If your car has a standard engine and everything else is as original and properly fitted and adjusted I am sure that current British temperatures should not cause problems.
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Last edited by fiat500; 19-06-2017 at 22:08.
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Old 19-06-2017   #6
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Re: Thoughts on hot running engines.

Hi Stuart,

I have just resurrected a 1969 Fiat 500F after sitting in a shed for almost 10 years. My first drive of any consequence was a few days ago and overheating was one thing that was concerning me, mostly because of the oil smells from 10 years of crap burning off the engine. It didn't help that the thermostat flap has been welded open by a previous "mechanic".

The cylinder head got to about 110 C after a 20 minute run. It felt a lot hotter, probably because of the heat from the exhaust pipes. By comparison the maximum cylinder head temperature on our aeroplane (Yak 52) is 220 C. Air cooled engines run hotter than the water cooled ones we are used to. It is like the sound of tortured gearbox metal when the Mrs drives it..... something to be accepted.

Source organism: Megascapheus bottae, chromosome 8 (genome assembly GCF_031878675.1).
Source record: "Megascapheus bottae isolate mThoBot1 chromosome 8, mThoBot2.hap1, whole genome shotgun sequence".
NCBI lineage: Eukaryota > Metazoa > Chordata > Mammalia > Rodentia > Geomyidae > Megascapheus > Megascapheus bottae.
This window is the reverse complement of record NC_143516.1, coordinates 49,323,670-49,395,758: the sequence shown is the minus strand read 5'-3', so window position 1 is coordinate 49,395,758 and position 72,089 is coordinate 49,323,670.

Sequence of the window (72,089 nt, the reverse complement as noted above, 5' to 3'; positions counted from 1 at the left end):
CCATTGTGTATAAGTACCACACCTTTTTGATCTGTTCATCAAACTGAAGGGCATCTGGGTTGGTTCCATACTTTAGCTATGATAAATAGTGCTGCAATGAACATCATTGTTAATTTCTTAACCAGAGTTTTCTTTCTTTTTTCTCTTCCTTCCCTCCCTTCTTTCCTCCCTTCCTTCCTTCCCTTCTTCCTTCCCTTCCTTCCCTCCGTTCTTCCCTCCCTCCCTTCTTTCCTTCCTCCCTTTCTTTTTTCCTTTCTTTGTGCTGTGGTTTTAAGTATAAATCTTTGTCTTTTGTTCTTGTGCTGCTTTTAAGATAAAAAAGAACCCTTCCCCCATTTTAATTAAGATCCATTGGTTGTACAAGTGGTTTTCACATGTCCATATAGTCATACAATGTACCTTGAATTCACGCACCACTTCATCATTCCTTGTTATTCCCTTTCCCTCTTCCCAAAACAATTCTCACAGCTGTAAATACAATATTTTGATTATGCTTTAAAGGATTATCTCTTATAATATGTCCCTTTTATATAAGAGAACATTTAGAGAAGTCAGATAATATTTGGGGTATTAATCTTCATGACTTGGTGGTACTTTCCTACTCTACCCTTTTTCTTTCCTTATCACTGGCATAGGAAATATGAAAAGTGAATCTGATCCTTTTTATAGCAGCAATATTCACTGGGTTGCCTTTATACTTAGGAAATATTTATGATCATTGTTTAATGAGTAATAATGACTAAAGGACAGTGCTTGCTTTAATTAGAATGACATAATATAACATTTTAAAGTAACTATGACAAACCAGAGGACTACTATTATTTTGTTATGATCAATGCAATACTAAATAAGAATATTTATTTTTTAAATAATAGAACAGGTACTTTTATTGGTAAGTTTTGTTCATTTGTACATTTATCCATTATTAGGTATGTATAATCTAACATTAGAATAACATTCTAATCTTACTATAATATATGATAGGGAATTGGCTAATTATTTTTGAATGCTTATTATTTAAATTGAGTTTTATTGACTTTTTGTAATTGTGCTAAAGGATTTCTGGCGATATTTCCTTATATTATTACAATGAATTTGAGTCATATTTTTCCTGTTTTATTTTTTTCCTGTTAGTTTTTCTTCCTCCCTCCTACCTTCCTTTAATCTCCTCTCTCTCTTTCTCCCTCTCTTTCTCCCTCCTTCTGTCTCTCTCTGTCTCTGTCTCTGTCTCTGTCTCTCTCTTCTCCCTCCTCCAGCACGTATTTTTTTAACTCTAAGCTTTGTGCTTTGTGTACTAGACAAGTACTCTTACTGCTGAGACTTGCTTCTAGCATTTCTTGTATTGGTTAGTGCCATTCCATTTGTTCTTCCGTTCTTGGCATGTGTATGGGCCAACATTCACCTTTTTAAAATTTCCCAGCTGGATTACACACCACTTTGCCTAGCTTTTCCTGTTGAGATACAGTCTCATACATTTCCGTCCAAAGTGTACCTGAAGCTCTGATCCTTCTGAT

Chris
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Last edited by looigi; 19-06-2017 at 23:14.
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Old 20-06-2017   #7
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Re: Thoughts on hot running engines.

Well I have decided to add 2p to this "Hot engine" discussion...
Only drove my sort of roadworthy (now not) 500 short distances and yes it does get hot (500N with 650 engine and original gearbox)
However i also have a VW Splitscreen van and the same hot running relates that that..
like most people I tend to drive a modern daily.. pulling about 2500-3000 rpm doing 60-70mph cooling provided by airflow through the radiator, so we are used to these low rpm quiet cars...
Drive an aircooled and you apparently are supposed to keep it revving as the direct cooling to the engine is provided by the engine driven fan and the oil, problem is they are noisy and we tend to change up to keep the revs down..